The opinion of the court was delivered by: GODDARD
Motion by defendant, John Ward, for the production prior to trial of certain documents requested in subpoenas served on the government pursuant to Rule 17(c) of the Federal Rules of Criminal Procedure, 18 U.S.C.A.
The subpoenas call for the production of:
(a) Income tax returns filed by John White, John Kehoe and Michael Wheeler, as individuals and doing business as John White & Co. for the tax year 1951.
(b) The books and records of various trucking companies reflecting payments to the defendant, Allied Stevedoring Corp. during 1951.
(c) Statements made to the government by John White, John Kehoe, Michael Wheeler and Jos. Feinbaum.
(d) All documents obtained by the government other than by seizure or process (1) in the course of the grand jury investigation and (2) in the course of the government's preparation for trial if (a) they were presented to the grand jury, or (b) they are to be offered as evidence.
The indictment charges the defendants, Allied Stevedoring Corp., and John Ward, John Potter and Michael Bowers, officers of Allied, with wilfully attempting to evade income taxes owing by Allied for the year 1951, by filing a fraudulent return, wherein 'they alleged that the net income of the corporation for the said calendar year was the sum of $ 137.49, and that the total amount of tax due thereon was the sum of $ 39.53, whereas as they then and there well knew, the net income of the corporation for the said calendar year was $ 71,846.07, upon which said income the corporation owed to the United States of America a total tax of $ 43,331.61.'
A motion for a bill of particulars was granted to the extent of requiring the government to state the general sources of the additional income of the corporation. The bill of particulars stated that the additional income was obtained from trucking companies in and around New York City for Allied's services as a 'public loader' and from other 'public loaders' and from rental on machinery to these public loaders.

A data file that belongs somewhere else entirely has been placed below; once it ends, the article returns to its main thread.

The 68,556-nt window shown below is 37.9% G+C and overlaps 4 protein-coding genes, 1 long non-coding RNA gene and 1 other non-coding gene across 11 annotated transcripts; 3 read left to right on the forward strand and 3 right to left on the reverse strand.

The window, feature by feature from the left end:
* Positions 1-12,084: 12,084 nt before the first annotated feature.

Rule 17(c) provides that:
'The court may direct that books, papers, documents or objects designated in the subpoena be produced before the court at a time prior to the trial or prior to the time when they are to be offered in evidence and may upon their production permit the books, papers, documents or objects or portions thereof to be inspected by the parties and their attorneys.'
The leading case on the use of Rule 17(c) to effect pretrial production of papers in the possession of the government is Bowman Dairy Co. v. United States, 341 U.S. 214, 71 S. Ct. 675, 679, 95 L. Ed. 879. Therein, after the district court had ordered extensive production prior to the trial, the Supreme Court largely upheld the action of the district court. It held that the papers and documents were subject to subpoena, so long as they were evidentiary. As it said, the chief innovation of Rule 17(c) 'was to expedite the trial by providing a time and place before trial for the inspection of the subpoenaed materials.'
However, speaking of the Bowman Dairy decision, in Remmer v. United States, 9 Cir., 1953, 205 F.2d 277, 284, the court declared:
'The Supreme Court in that case held that the trial court had the power to order the Government to produce certain documents. It did not hold that a refusal to grant the motion to produce would have been an abuse of discretion.'
It seems clear that whether materials subject to subpoena are to be produced and inspected prior to trial rests within the sound discretion of the court. United States v. Schneiderman, D.C., 104 F.Supp. 405; United States v. Mesarosh, D.C., 13 F.R.D. 180, 184. Rule 17(c) by its very language ...